Astrophysicists confirm cornerstone of Einstein's Theory of Relativity
An international collaboration of scientists has recorded the most accurate confirmation to date for one of the cornerstones of Einstein's theory of general relativity, 'the universality of free fall."
The new research shows that the theory holds for strongly self-gravitating objects such as neutron stars. Using a radio telescope, scientists can very accurately observe the signal produced by pulsars, a type of neutron star and test the validity of Einstein's theory of gravity for these extreme objects. In particular, the team analyzed the signals from a pulsar named "PSR J0337+1715' recorded by the large radio telescope of Nançay, located in the heart of Sologne (France).
The universality of free fall principle states that two bodies dropped in a gravitational field undergo the very same acceleration independently of their composition. This was first demonstrated by Galileo who famously would have dropped objects of different masses from the top of Pisa's tower to verify that they both reach the ground simultaneously.
This principle is also at the heart of Einstein's theory of general relativity. However, some hints such as the inconsistency between quantum mechanics and general relativity, or the conundrum of the domination of dark matter and dark energy in the composition of the Universe, have led many physicists to believe that general relativity might not be, after all, the ultimate theory of gravity.
The observations of Pulsar J0337+1715, which is a neutron star with a stellar core 1.44 times the mass of the Sun that has collapsed into a sphere of only 25km in diameter, shows that it orbits two white-dwarf stars which have a much weaker gravity field. The findings, published today in the journal Astronomy and Astrophysics, demonstrate the universality of free fall principle to be correct.
Dr. Guillaume Voisin from The University of Manchester who led the research said: "The pulsar emits a beam of radio waves which sweeps across space. At each turn this creates a flash of radio light which is recorded with high accuracy by Nançay's radio telescope. As the pulsar moves on its orbit, the light arrival time at Earth is shifted. It is the accurate measurement and mathematical modeling, down to a nanosecond accuracy, of these times of arrival that allows scientists to infer with exquisite precision the motion of the star.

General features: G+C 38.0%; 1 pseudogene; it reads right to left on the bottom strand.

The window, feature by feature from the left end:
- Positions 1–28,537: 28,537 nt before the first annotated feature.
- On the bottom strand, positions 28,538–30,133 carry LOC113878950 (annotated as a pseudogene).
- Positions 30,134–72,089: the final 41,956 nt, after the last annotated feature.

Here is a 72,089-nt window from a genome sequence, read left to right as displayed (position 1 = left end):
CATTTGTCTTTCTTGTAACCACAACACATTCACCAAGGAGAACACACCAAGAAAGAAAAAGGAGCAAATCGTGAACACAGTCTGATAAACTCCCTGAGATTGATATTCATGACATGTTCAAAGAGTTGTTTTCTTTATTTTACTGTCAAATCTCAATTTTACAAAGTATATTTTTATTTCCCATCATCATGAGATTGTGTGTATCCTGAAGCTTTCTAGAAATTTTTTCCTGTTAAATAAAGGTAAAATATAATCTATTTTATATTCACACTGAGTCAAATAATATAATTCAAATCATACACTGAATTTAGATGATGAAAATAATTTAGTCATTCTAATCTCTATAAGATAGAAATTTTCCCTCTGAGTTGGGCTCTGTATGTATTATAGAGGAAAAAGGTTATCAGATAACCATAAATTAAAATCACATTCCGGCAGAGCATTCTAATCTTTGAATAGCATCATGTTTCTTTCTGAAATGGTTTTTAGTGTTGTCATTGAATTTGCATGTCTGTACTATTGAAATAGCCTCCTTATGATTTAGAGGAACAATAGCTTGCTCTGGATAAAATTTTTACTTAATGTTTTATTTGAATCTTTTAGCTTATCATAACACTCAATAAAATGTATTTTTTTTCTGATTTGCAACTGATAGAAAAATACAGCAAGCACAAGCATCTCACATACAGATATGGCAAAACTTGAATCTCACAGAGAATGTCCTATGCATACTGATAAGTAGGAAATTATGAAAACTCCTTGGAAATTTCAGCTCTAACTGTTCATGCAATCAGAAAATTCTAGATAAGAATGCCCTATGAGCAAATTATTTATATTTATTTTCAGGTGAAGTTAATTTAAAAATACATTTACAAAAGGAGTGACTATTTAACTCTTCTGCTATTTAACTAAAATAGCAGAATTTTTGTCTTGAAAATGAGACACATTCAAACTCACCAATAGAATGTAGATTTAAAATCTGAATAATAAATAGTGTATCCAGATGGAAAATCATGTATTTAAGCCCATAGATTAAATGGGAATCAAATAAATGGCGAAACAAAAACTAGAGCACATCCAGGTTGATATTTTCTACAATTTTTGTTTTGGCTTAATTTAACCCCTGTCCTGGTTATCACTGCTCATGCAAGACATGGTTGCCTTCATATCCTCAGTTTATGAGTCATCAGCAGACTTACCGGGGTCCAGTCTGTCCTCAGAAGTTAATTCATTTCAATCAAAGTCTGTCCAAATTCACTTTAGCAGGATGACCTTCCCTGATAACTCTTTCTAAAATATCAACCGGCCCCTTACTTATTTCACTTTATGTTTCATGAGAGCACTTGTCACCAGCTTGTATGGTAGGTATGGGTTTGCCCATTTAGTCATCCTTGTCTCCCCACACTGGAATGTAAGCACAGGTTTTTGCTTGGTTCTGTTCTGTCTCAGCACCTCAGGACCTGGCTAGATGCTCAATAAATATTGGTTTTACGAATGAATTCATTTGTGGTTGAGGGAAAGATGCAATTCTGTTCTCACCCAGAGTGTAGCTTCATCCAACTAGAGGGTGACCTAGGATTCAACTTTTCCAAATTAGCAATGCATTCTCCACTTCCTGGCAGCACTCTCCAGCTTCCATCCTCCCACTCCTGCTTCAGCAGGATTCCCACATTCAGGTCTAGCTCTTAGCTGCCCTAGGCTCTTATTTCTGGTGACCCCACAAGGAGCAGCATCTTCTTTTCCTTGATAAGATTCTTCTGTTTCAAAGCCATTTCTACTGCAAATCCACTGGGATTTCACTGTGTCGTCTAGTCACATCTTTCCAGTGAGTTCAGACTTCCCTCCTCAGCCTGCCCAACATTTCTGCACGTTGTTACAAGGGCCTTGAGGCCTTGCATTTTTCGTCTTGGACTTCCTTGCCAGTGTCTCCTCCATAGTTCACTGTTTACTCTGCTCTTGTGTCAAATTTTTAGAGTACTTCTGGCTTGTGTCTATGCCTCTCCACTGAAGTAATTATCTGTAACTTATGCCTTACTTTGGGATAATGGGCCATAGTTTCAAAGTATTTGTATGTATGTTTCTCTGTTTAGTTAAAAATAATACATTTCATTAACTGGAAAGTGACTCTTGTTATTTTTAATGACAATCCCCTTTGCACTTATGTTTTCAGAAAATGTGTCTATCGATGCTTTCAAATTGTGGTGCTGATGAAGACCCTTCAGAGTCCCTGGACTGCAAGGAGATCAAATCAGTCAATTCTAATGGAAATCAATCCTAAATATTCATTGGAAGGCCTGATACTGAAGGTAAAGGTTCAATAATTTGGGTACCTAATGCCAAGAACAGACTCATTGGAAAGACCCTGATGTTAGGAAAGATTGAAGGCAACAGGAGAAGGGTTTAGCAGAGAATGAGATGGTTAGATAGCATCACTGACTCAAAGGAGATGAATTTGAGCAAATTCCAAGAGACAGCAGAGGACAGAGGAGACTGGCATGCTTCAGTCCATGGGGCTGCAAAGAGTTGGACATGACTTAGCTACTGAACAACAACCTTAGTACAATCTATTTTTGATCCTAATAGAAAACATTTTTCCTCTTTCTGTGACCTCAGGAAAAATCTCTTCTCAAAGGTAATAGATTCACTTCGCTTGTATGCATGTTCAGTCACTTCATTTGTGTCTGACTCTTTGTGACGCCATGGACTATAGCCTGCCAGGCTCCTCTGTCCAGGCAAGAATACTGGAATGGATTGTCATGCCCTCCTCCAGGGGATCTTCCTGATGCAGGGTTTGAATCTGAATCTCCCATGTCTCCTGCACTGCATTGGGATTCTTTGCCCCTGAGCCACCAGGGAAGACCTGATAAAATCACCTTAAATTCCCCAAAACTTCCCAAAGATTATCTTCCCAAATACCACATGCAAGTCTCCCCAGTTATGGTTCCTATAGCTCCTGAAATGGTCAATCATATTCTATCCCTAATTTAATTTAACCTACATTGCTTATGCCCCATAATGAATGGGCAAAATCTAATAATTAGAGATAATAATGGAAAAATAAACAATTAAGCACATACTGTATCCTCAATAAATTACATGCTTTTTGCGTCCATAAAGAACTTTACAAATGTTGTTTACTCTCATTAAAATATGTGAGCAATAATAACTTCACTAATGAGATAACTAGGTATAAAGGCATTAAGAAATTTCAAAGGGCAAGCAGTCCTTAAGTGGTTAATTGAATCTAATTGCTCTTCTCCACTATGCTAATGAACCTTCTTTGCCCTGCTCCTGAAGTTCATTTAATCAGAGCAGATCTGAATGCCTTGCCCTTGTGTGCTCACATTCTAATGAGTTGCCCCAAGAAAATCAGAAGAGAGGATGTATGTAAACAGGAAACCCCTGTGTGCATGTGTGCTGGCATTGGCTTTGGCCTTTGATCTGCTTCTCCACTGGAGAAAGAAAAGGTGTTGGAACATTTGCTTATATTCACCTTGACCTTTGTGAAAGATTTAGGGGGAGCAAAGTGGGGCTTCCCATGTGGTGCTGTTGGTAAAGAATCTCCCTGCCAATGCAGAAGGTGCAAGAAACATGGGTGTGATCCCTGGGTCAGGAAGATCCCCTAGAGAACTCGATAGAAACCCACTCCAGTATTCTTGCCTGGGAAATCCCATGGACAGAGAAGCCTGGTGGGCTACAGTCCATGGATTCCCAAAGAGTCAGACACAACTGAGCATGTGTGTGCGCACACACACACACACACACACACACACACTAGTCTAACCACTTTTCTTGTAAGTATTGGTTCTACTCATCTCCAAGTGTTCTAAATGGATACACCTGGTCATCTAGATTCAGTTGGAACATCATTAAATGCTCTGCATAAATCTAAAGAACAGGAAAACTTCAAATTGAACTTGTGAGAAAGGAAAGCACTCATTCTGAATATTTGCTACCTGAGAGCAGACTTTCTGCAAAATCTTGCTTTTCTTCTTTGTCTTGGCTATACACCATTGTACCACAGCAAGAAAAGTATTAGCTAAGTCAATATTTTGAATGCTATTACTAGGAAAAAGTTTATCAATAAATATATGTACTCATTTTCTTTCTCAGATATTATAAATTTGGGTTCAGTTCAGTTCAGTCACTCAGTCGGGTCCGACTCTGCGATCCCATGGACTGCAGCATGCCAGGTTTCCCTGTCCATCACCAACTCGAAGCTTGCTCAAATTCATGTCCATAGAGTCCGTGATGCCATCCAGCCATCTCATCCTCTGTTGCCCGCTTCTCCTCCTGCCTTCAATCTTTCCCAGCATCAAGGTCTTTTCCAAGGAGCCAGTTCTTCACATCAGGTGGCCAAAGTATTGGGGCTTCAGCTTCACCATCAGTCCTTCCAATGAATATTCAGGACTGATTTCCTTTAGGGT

"Above all, it is the unique configuration of that system, akin to the Earth-Moon-Sun system with the presence of a second companion (playing the role of the Sun) towards which the two other stars 'fall' (orbit) that has allowed to perform a stellar version of Galileo's famous experiment from Pisa's tower. Two bodies of different compositions fall with the same acceleration in the gravitational field of a third one."
"The pulsar emits a beam of radio waves which sweeps across space. At each turn this creates a flash of radio light which is recorded with high accuracy by Nançay's radio telescope. As the pulsar moves on its orbit, the light arrival time at Earth is shifted. It is the accurate measurement and mathematical modeling, down to a nanosecond accuracy, of these times of arrival that allows scientists to infer with exquisite precision the motion of the star," says Dr. Guillaume Voisin.
The measurements were recorded by a collaborative team from The University of Manchester, Paris Observatory—PSL, the French CNRS and LPC2E (Orléans, France), and the Max Planck Institute for Radio Astronomy. The pulsar orbits two white-dwarf stars, one of which orbits the pulsar in only 1.6 days at a distance about 10 times closer to the pulsar than the planet Mercury is from the Sun. This binary system, a bit like Earth and Moon in the solar system, orbits with a third star, a white dwarf of 40% the mass of Sun, located slightly further than the distance separating the Earth-Moon system from the Sun.
In the solar system, the Lunar-laser ranging experiment has allowed to verify that both Moon and Earth are identically affected by the gravity field of the Sun, as predicted by the universality of free-fall (orbital motion is a form a free-fall). However, it is known that some deviations to universality might occur only for strongly self-gravitating objects, such as neutron stars, that is objects the mass of which is significantly made of their own gravitational energy thanks to the famous Einstein's relation E=mc2. The new pulsar experiment carried out by the team fills the gap left by solar system tests where no object is strongly self-gravitating, not even the Sun.
The team has demonstrated that the extreme gravity field of the pulsar cannot differ by more than 1.8 part per million (with a confidence level of 95%) from the prediction of general relativity. This result is the most accurate confirmation that the universality of free fall is valid even in presence of an object which mass is largely due to its own gravity field, thus supporting further Einstein's theory of general relativity.
The paper, "An improved test of the strong equivalence principle with the pulsar in a triple star system," by Voisin et al, is published in Astronomy and Astrophysics.